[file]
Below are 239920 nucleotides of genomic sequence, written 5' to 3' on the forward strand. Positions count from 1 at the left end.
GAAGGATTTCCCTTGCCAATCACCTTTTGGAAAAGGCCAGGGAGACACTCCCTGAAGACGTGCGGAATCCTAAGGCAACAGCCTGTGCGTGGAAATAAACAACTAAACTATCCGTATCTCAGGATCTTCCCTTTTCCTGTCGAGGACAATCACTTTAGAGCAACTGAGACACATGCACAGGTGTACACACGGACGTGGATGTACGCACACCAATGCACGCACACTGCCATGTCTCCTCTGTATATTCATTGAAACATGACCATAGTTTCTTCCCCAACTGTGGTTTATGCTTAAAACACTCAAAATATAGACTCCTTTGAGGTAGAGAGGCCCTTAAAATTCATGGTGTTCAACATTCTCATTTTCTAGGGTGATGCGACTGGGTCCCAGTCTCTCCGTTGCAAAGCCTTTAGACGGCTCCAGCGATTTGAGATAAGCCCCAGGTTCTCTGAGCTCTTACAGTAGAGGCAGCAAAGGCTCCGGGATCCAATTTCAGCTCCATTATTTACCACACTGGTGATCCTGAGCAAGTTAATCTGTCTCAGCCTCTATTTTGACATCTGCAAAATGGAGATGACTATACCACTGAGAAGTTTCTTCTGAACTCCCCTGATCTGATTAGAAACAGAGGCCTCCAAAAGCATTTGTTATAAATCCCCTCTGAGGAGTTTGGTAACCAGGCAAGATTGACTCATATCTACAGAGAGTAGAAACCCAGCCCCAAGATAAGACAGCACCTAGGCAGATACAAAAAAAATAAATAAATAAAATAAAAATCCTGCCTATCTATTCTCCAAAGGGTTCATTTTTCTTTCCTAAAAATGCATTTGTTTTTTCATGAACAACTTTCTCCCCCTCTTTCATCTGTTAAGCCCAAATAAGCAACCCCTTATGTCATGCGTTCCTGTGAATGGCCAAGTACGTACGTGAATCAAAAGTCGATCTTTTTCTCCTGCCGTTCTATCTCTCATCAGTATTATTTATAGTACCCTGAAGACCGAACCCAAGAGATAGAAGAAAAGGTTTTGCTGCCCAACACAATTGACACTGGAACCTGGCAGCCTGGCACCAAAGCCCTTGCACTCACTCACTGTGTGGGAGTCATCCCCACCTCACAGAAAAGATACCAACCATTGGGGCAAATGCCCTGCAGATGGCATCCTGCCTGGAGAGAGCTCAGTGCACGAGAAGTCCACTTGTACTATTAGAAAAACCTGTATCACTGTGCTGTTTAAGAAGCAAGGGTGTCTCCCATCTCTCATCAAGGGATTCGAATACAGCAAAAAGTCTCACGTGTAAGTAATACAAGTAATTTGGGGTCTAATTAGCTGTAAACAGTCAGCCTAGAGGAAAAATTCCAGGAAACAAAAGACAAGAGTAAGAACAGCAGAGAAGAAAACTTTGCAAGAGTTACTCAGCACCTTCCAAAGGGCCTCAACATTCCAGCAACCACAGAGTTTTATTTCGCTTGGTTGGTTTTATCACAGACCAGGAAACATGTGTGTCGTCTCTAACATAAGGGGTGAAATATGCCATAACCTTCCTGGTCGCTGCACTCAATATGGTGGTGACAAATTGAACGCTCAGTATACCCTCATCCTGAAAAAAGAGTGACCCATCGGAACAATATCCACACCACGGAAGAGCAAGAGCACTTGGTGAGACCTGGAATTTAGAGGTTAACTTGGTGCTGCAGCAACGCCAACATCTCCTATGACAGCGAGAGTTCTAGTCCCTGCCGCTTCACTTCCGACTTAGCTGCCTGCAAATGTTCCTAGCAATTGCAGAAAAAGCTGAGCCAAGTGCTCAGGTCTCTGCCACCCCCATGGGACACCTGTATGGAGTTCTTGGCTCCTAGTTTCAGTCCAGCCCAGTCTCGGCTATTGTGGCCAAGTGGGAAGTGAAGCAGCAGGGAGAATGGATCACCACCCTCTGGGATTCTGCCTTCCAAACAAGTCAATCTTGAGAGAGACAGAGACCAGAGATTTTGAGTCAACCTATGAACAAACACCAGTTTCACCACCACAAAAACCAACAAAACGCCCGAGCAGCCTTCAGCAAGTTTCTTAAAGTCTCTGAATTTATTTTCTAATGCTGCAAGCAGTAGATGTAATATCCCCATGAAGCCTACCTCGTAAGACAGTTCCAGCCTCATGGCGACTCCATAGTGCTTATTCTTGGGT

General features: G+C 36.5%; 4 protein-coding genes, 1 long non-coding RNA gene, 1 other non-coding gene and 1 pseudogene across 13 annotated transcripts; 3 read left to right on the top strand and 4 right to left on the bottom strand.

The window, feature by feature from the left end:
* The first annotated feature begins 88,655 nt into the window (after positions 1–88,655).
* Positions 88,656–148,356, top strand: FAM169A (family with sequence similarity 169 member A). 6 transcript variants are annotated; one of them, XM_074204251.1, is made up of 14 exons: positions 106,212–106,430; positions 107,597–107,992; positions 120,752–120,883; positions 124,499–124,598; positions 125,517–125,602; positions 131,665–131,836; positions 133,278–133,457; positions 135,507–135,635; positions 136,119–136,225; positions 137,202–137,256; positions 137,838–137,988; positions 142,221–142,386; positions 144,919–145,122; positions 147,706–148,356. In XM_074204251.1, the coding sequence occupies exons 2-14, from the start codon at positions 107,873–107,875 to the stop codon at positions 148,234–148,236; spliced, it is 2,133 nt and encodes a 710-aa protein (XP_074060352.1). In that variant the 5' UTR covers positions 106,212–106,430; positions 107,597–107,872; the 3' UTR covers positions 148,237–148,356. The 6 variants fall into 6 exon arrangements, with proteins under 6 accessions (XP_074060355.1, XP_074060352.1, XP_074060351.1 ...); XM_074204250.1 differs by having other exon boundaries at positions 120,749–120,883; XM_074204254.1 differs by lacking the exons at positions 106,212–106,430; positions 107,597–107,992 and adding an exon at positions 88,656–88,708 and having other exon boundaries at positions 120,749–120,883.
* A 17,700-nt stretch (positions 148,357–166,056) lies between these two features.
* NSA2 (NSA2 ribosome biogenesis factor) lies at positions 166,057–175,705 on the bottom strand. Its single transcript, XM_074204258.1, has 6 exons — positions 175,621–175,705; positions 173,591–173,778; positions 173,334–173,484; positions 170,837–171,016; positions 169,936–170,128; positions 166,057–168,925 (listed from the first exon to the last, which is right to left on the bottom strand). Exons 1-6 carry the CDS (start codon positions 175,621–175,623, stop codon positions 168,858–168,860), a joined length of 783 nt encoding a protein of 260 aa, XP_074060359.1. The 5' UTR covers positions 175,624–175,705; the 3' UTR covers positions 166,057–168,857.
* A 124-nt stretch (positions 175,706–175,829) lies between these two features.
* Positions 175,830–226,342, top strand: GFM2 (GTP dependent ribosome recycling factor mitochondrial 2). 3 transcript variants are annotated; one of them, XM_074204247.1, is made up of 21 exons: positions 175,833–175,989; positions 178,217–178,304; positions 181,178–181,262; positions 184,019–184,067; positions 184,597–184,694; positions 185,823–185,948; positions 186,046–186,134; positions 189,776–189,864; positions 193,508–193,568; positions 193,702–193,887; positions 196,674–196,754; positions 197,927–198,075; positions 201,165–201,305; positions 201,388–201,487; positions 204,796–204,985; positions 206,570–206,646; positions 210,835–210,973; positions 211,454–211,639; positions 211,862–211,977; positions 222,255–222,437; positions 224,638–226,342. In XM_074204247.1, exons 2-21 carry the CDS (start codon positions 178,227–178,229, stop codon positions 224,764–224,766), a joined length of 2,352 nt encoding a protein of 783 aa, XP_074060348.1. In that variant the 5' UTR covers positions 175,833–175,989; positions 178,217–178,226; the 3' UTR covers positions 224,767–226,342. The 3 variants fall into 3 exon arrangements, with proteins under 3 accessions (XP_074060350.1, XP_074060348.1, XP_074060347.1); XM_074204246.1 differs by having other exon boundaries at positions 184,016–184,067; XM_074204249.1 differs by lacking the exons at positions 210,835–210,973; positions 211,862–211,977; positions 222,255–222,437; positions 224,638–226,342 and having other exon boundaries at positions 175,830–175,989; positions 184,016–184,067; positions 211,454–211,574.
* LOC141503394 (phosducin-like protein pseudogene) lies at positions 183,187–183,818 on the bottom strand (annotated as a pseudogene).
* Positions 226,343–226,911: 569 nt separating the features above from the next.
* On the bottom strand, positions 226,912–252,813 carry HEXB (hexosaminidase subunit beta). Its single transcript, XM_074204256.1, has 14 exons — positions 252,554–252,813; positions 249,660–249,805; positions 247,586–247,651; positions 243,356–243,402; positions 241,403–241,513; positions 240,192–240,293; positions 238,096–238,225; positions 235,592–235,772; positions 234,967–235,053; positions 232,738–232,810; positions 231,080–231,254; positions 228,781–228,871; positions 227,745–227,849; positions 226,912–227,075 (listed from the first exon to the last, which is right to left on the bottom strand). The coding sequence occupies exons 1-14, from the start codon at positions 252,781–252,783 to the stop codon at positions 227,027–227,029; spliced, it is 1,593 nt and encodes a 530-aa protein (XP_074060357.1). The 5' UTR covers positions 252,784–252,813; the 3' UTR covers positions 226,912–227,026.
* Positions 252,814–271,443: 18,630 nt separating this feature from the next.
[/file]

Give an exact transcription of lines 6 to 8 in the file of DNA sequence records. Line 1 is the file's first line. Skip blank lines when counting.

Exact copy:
* Positions 88,656–148,356, top strand: FAM169A (family with sequence similarity 169 member A). 6 transcript variants are annotated; one of them, XM_074204251.1, is made up of 14 exons: positions 106,212–106,430; positions 107,597–107,992; positions 120,752–120,883; positions 124,499–124,598; positions 125,517–125,602; positions 131,665–131,836; positions 133,278–133,457; positions 135,507–135,635; positions 136,119–136,225; positions 137,202–137,256; positions 137,838–137,988; positions 142,221–142,386; positions 144,919–145,122; positions 147,706–148,356. In XM_074204251.1, the coding sequence occupies exons 2-14, from the start codon at positions 107,873–107,875 to the stop codon at positions 148,234–148,236; spliced, it is 2,133 nt and encodes a 710-aa protein (XP_074060352.1). In that variant the 5' UTR covers positions 106,212–106,430; positions 107,597–107,872; the 3' UTR covers positions 148,237–148,356. The 6 variants fall into 6 exon arrangements, with proteins under 6 accessions (XP_074060355.1, XP_074060352.1, XP_074060351.1 ...); XM_074204250.1 differs by having other exon boundaries at positions 120,749–120,883; XM_074204254.1 differs by lacking the exons at positions 106,212–106,430; positions 107,597–107,992 and adding an exon at positions 88,656–88,708 and having other exon boundaries at positions 120,749–120,883.
* A 17,700-nt stretch (positions 148,357–166,056) lies between these two features.
* NSA2 (NSA2 ribosome biogenesis factor) lies at positions 166,057–175,705 on the bottom strand. Its single transcript, XM_074204258.1, has 6 exons — positions 175,621–175,705; positions 173,591–173,778; positions 173,334–173,484; positions 170,837–171,016; positions 169,936–170,128; positions 166,057–168,925 (listed from the first exon to the last, which is right to left on the bottom strand). Exons 1-6 carry the CDS (start codon positions 175,621–175,623, stop codon positions 168,858–168,860), a joined length of 783 nt encoding a protein of 260 aa, XP_074060359.1. The 5' UTR covers positions 175,624–175,705; the 3' UTR covers positions 166,057–168,857.